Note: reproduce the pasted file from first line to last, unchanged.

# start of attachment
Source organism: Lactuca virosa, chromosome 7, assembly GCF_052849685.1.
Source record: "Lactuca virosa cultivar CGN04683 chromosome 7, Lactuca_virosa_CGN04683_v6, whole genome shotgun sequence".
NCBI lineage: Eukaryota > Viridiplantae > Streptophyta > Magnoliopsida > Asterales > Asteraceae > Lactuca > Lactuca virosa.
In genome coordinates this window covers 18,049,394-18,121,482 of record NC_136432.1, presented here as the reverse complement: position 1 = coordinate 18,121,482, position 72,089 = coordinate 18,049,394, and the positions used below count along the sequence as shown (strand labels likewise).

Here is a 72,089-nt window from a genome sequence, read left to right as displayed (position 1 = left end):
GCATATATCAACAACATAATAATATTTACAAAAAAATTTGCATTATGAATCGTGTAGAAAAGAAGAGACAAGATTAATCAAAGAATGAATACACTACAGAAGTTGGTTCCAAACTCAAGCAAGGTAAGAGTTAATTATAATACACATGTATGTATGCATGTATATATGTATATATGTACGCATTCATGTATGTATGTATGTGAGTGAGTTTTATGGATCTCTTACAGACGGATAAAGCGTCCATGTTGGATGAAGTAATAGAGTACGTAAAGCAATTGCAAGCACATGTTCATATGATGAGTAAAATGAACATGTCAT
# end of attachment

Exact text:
Source organism: Lactuca virosa, chromosome 7, assembly GCF_052849685.1.
Source record: "Lactuca virosa cultivar CGN04683 chromosome 7, Lactuca_virosa_CGN04683_v6, whole genome shotgun sequence".
NCBI lineage: Eukaryota > Viridiplantae > Streptophyta > Magnoliopsida > Asterales > Asteraceae > Lactuca > Lactuca virosa.
In genome coordinates this window covers 18,049,394-18,121,482 of record NC_136432.1, presented here as the reverse complement: position 1 = coordinate 18,121,482, position 72,089 = coordinate 18,049,394, and the positions used below count along the sequence as shown (strand labels likewise).

Here is a 72,089-nt window from a genome sequence, read left to right as displayed (position 1 = left end):
GCATATATCAACAACATAATAATATTTACAAAAAAATTTGCATTATGAATCGTGTAGAAAAGAAGAGACAAGATTAATCAAAGAATGAATACACTACAGAAGTTGGTTCCAAACTCAAGCAAGGTAAGAGTTAATTATAATACACATGTATGTATGCATGTATATATGTATATATGTACGCATTCATGTATGTATGTATGTGAGTGAGTTTTATGGATCTCTTACAGACGGATAAAGCGTCCATGTTGGATGAAGTAATAGAGTACGTAAAGCAATTGCAAGCACATGTTCATATGATGAGTAAAATGAACATGTCAT